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The relationship between guide-lines adherence and outcomes in patients with Acute Myocardial Infarction (AMI) has been widely investigated considering the phases (emergency, acute, post-acute) of the Care-Pathway (CP) separately. This research aims to evaluate the effect of the whole AMI-CP on 1-year survival.

We conducted a cohort study, selecting AMI patients from health information systems during 2011-13. Patients’ clinical history was defined by retrieving previous hospitalizations and drugs prescriptions. For each subject the probability to arrive in hospital and conditional probabilities to survive to acute and post-acute phases were estimated through multivariate models. One-year survival probability was calculated as the product of the three probabilities.

Different scenarios of CP quality were defined in terms of emergency-timeliness, hospital performance in treatment of acute phase and drug therapy in post-acute phase. One-year survival Probability Ratio (PR) and its Bootstrap Confidence Intervals (BCI) between who effected the best CP and who effected the worst were calculated for a mean-severity patient and varying sex and age.

We identified 29392 AMI. Out-of-hospital mortality was 27.9%. Among people arrived in hospital, 41.4% had a hospitalization for STEMI with 11.3% of mortality in acute-phase and 5.6% in post-acute phase. For a patient of mean-severity the PR was 1.39 (BCI 1.26-1.60). The ratio didn’t change by sex, while it moved from 1.13 (BCI 1.09-1.20) for age 85.

One-year survival probability post AMI depends strongly on CP. Improving performance in the different phases, taking into account the relationship among these, can lead to considerable savings of lives.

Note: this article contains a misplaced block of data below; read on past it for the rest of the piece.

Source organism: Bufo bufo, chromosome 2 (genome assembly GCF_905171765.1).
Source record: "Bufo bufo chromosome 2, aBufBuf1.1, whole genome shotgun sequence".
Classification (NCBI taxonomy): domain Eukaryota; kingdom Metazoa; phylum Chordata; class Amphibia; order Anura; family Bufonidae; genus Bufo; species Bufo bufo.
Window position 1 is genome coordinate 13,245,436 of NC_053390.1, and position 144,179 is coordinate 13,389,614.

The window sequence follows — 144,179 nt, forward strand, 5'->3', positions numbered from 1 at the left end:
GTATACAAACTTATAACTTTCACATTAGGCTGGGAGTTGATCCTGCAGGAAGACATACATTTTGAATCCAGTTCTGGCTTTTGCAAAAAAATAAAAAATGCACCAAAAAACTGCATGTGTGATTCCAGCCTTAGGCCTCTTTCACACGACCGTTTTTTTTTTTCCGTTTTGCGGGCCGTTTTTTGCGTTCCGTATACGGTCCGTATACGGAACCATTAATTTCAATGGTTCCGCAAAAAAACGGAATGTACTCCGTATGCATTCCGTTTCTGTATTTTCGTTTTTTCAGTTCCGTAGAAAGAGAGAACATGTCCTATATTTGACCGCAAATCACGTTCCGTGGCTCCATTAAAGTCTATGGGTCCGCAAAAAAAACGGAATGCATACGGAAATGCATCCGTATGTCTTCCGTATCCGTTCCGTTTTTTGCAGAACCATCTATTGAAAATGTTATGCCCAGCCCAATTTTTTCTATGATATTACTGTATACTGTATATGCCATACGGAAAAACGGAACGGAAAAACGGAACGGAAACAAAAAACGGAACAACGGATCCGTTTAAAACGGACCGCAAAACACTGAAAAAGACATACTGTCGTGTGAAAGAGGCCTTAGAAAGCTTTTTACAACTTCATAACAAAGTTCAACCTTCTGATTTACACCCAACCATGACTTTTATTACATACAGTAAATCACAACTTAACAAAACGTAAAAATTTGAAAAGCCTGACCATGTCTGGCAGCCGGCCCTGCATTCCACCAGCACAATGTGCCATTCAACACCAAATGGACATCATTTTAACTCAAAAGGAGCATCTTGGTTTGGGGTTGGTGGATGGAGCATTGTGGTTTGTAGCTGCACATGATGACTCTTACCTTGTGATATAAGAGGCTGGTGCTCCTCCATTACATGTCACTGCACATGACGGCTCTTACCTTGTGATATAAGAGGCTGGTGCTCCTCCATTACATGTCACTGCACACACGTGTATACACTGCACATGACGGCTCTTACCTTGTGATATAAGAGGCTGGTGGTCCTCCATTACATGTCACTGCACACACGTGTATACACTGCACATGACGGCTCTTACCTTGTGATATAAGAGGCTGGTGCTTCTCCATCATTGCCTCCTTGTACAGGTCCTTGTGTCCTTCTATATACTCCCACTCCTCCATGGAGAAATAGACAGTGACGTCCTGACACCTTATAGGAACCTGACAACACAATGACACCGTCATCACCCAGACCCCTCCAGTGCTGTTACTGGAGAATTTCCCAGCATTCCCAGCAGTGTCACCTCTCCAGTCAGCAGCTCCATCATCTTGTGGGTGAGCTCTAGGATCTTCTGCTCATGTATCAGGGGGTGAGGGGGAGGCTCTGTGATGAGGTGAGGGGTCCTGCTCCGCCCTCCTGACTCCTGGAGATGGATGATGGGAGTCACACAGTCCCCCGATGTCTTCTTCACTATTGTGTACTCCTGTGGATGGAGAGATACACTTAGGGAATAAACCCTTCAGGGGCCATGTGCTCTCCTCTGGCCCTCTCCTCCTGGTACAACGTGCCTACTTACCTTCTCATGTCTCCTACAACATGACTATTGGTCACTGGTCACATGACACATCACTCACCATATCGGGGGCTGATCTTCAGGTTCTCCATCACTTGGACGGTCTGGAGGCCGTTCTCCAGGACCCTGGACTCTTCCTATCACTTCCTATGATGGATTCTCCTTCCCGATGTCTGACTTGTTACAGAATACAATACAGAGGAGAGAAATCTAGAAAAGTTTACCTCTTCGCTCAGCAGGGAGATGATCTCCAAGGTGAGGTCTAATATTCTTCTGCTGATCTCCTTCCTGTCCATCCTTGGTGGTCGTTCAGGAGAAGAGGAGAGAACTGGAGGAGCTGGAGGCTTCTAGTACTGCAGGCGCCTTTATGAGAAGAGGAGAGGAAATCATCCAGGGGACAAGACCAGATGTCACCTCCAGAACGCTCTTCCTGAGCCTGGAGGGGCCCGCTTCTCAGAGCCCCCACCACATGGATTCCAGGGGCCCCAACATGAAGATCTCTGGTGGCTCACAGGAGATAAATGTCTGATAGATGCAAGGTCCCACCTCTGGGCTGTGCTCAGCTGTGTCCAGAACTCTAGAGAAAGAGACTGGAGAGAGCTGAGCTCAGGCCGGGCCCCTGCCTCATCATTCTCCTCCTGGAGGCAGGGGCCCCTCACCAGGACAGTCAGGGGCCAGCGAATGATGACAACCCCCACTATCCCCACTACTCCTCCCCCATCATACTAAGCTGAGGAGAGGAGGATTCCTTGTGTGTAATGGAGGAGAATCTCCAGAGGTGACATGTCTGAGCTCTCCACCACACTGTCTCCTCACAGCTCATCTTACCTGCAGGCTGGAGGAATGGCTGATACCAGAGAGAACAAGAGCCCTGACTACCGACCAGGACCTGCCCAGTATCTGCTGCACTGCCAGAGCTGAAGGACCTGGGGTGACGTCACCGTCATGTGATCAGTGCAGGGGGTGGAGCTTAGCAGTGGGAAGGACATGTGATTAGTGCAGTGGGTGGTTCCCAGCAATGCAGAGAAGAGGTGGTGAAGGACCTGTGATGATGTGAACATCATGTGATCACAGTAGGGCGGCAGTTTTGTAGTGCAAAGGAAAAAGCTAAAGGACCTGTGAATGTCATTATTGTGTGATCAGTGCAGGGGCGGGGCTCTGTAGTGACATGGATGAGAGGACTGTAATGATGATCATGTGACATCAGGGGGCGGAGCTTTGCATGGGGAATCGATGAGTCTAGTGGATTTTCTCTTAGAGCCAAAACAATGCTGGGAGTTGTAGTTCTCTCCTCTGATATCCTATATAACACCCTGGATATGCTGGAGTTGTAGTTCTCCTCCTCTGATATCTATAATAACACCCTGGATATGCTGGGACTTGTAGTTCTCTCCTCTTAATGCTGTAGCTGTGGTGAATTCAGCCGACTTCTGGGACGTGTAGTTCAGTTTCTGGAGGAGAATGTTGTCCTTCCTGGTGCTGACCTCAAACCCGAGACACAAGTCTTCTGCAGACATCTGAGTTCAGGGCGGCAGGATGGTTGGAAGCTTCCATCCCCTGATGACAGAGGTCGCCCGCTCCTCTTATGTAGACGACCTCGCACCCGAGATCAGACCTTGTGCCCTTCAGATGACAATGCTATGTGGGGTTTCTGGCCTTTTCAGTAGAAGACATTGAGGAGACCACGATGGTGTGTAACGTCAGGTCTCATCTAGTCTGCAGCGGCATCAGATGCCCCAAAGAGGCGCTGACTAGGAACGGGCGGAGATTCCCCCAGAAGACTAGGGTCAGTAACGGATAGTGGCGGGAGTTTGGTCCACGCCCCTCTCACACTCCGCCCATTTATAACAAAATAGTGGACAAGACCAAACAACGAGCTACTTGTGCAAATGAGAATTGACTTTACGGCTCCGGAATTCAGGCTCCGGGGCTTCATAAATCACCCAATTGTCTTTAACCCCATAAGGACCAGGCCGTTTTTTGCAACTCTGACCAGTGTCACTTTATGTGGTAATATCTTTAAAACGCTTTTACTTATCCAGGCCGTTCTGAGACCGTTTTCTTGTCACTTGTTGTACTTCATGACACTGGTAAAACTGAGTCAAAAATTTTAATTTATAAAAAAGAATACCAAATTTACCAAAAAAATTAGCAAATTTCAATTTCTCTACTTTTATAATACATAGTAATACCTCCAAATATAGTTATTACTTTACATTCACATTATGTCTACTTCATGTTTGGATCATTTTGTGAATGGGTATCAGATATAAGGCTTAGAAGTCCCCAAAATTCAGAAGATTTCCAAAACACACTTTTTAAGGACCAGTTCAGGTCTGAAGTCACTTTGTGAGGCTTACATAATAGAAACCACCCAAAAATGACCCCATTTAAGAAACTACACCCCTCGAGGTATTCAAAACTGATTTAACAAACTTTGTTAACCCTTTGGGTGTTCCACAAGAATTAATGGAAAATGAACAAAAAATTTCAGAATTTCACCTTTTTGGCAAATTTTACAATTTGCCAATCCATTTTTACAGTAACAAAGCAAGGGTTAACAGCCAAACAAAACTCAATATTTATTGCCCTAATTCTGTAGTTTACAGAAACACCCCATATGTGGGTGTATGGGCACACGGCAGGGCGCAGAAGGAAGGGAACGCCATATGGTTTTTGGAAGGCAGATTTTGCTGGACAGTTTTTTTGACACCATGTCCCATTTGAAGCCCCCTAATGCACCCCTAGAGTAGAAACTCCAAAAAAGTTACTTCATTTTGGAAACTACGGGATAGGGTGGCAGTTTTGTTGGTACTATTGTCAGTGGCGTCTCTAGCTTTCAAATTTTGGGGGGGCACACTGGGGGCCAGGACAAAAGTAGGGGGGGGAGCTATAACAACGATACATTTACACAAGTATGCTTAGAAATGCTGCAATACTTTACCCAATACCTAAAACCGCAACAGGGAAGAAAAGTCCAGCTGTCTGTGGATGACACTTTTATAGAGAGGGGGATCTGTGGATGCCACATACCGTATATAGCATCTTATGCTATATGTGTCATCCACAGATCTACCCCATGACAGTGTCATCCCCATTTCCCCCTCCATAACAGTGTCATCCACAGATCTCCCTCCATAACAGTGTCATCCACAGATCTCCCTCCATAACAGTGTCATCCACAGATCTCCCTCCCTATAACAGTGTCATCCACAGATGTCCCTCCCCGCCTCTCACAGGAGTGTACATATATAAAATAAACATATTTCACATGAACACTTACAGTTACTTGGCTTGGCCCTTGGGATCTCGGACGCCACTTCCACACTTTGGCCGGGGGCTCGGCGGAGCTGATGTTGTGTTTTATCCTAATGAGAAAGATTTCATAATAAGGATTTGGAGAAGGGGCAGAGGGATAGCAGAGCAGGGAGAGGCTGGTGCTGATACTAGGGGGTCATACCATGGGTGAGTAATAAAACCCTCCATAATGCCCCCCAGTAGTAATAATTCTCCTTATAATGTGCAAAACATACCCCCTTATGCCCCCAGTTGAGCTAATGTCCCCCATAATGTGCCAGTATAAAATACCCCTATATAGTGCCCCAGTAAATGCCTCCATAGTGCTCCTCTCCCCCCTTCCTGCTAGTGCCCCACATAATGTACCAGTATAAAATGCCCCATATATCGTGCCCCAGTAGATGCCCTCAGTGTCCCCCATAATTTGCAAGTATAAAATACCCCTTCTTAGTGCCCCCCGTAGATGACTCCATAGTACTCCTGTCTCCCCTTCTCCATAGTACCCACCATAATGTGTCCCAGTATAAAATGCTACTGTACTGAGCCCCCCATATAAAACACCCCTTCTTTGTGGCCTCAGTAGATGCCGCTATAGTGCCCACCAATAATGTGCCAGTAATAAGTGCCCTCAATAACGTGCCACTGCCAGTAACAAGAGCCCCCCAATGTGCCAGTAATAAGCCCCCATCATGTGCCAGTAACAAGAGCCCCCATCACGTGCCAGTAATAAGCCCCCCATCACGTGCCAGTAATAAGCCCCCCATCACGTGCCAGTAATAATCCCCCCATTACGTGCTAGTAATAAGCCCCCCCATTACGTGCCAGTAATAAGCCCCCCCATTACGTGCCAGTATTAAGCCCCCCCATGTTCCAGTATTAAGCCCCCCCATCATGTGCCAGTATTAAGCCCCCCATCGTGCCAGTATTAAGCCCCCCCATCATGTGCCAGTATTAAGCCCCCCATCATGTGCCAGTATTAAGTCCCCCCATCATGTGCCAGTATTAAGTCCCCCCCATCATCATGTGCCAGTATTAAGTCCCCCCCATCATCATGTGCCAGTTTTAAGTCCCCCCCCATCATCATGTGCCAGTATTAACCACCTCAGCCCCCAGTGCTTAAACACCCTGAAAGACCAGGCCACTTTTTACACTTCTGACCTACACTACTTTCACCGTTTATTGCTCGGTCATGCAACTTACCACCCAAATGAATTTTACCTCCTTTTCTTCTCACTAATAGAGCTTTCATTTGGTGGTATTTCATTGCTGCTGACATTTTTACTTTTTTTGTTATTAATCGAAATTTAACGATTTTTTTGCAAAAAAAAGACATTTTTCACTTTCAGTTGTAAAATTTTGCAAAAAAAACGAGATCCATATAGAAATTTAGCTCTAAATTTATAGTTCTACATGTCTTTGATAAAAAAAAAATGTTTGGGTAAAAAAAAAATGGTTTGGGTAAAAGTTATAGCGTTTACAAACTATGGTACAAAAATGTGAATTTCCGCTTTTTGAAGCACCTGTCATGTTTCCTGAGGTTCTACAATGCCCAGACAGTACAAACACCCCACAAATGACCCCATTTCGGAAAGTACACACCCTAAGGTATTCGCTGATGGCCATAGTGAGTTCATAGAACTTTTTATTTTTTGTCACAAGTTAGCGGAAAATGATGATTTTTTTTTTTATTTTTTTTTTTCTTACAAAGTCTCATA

Acute myocardial infarction is one of the leading causes of death in the developed world. The prevalence of the disease approaches three million people worldwide, with more than one million deaths in the United States annually. Acute myocardial infarction can be divided into two categories, non-ST-segment elevation MI (NSTEMI) and ST-segment elevation MI (STEMI). Unstable angina is similar to NSTEMI. However, cardiac markers are not elevated.

An MI results in irreversible damage to the heart muscle due to a lack of oxygen. An MI may lead to impairment in diastolic and systolic function and make the patient prone to arrhythmias. In addition, an MI can lead to a number of serious complications. The key is to reperfuse the heart and restore blood flow. The earlier the treatment (less than 6 hours from symptom onset), the better the prognosis.

Valeria Belleudi studied applied mathematics at the University “La Sapienza” of Rome and at University “La Bicocca” of Milan (BSc in 2002, MSc in 2003) and obtained a Master’s degree in Epidemiology in 2005 from University “La Cattolica” of Rome. In 2003 she started working at the Department of Epidemiology, Lazio Regional Health Service. She is expert of management and analysis of data from large healthcare databases; she has a strong experience in conducting studies on chronic diseases, outcomes of care, social inequalities, pharmacoepidemiology and evaluation of care-pathway for acute diseases.

Author(s): Belleudi Va, Ventura Ma, Sciattella Pa, Agabiti Na , Di Martino Ma , Di Domenicantonio Ra , Davol Ma and Fusco Da

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